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Types of Mortgage Loans
Conventional and Government Loans
Any mortgage loan other than an FHA, VA or an RHS loan is conventional one.
The Federal Housing Administration (FHA), which is part of the U.S. Dept. of Housing and Urban Development (HUD), administers various mortgage loan programs. FHA loans have lower down payment requirements and are easier to qualify than conventional loans. FHA loans cannot exceed the statutory limit. Go to FHA Programs page to get more information.
If you are looking for an FHA home loan right now, please feel free to request personalized rate quotes from HUD-approved mortgage lenders via our website.
VA loans are guaranteed by U.S. Dept. of Veterans Affairs. The guaranty allows veterans and service persons to obtain home loans with favorable loan terms, usually without a down payment. In addition, it is easier to qualify for a VA loan than a conventional loan. Lenders generally limit the maximum VA loan to $203,000. The U.S. Department of Veterans Affairs does not make loans, it guarantees loans made by lenders. VA determines your eligibility and, if you are qualified, VA will issue you a certificate of eligibility to be used in applying for a VA loan.
VA-guaranteed loans are obtained by making application to private lending institutions. If you are interesting in obtaining a VA-guaranteed loan you can try our VA loan request form.
Please see also pamphlets published by VA.
RHS Loan Programs
The Rural Housing Service (RHS) of the U.S. Dept. of Agriculture guarantees loans for rural residents with minimal closing costs and no downpayment. Visit our page RHS programs for details.
Ginnie Mae which is part of HUD guarantees securities backed by pools of mortgage loans insured by these three federal agencies – FHA, or VA, or RHS. Securities are sold through financial institutions that trade government securities.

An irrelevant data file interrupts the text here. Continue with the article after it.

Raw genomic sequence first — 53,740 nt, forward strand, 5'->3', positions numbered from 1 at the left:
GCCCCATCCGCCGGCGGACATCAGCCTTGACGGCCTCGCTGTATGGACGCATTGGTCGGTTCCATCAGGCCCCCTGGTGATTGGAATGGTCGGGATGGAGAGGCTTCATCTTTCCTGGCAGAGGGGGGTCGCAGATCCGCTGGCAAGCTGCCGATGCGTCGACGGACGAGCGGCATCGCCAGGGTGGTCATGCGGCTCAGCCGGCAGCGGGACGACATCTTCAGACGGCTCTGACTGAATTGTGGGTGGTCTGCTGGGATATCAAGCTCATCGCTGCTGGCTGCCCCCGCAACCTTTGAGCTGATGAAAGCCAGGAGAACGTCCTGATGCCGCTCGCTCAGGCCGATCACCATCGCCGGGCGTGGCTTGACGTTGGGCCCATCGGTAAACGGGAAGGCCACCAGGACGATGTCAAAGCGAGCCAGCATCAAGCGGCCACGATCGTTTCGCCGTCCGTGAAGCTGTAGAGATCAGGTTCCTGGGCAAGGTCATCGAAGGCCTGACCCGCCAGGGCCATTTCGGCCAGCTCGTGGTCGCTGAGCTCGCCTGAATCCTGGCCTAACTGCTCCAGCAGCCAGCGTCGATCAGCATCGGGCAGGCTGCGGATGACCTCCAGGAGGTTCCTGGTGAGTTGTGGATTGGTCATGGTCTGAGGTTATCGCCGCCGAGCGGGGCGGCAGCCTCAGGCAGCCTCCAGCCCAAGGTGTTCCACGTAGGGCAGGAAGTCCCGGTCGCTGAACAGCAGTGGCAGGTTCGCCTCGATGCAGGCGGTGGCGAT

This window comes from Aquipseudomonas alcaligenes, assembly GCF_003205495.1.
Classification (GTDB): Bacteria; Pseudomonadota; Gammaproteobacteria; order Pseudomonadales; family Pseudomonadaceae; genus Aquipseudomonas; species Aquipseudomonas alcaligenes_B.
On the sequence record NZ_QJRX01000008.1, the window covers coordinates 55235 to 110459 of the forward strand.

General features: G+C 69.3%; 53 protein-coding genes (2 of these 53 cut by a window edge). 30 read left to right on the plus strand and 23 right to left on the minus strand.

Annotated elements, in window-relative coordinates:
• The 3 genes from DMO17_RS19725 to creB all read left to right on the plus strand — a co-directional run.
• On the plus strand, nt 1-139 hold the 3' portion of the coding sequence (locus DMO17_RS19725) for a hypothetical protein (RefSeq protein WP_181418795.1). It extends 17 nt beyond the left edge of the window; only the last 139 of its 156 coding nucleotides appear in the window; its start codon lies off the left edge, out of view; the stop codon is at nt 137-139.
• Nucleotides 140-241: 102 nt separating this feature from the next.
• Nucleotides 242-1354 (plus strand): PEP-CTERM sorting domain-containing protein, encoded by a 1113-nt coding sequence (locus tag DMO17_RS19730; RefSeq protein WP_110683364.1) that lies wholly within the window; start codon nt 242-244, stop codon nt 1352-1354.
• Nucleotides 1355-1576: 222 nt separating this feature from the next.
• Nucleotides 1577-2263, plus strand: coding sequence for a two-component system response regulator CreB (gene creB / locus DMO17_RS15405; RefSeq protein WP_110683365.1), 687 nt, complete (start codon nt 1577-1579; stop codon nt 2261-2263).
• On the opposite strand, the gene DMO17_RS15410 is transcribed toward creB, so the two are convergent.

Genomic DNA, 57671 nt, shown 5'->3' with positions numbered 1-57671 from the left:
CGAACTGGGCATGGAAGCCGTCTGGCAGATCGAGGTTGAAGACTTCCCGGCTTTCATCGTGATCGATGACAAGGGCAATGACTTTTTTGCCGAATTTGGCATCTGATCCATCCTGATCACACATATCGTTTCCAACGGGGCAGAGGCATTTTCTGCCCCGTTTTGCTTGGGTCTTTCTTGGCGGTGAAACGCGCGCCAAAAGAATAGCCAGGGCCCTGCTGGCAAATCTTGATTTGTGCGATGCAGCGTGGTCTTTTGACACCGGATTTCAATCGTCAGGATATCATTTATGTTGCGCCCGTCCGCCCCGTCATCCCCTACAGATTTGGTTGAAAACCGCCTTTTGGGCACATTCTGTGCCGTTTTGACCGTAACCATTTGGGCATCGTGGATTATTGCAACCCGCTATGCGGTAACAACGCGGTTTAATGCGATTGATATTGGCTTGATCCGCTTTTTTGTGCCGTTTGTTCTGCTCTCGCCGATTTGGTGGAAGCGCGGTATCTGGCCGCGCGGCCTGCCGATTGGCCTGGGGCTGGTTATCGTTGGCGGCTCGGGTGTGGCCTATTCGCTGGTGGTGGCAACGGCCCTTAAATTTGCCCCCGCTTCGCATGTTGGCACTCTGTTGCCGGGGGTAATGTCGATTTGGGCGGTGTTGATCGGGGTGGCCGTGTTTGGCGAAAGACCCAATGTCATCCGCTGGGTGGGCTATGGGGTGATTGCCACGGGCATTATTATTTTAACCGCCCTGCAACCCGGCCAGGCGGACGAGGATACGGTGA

State and Local Housing Programs
Many states, counties and cities provide low to moderate housing finance programs, down payment assistance programs, or programs tailored specifically for a first time buyer. These programs are typically more lenient on the qualification guidelines and often designed with lower upfront fees. Also, there are often loan assistance programs offered at the local or state level such as MCC (Mortgage Credit Certificate) which allows you a tax credit for part of your interest payment. Most of these programs are fixed rate mortgages and have interest rates lower than the current market.
Conventional loans may be conforming and non-conforming. Conforming loans have terms and conditions that follow the guidelines set forth by Fannie Mae and Freddie Mac. These two stockholder-owned corporations purchase mortgage loans complying with the guidelines from mortgage lending institutions, packages the mortgages into securities and sell the securities to investors. By doing so, Fannie Mae and Freddie Mac, like Ginnie Mae, provide a continuous flow of affordable funds for home financing that results in the availability of mortgage credit for Americans.
Fannie Mae and Freddie Mac guidelines establish the maximum loan amount, borrower credit and income requirements, down payment, and suitable properties. Fannie Mae and Freddie Mac announces new loan limits every year.
The national conforming loan limit for mortgages that finance single-family one-unit properties increased from $33,000 in the early 1970s to $417,000 for 2006-2008, with limits 50 percent higher for four statutorily-designated high cost areas: Alaska, Hawaii, Guam, and the U.S. Virgin Islands. Since early 2008, a series of legislative acts have temporarily increased the one-unit limit to up to $729,750 in certain high-cost areas in the contiguous United States. Permanent limits, which apply to the Enterprises’ acquisitions of certain mortgages originated prior to July 1, 2007, are set under the terms of the Housing and Economic Recovery Act of 2008 (HERA).
For every county and county-equivalent in the country, maximum loan limits for mortgages can be found at: http://www.fhfa.gov/Default.aspx?Page=185
The 2013 conforming loan limits for first mortgages remain at the limits set in 2006, 2007, 2008, 2010 and 2011: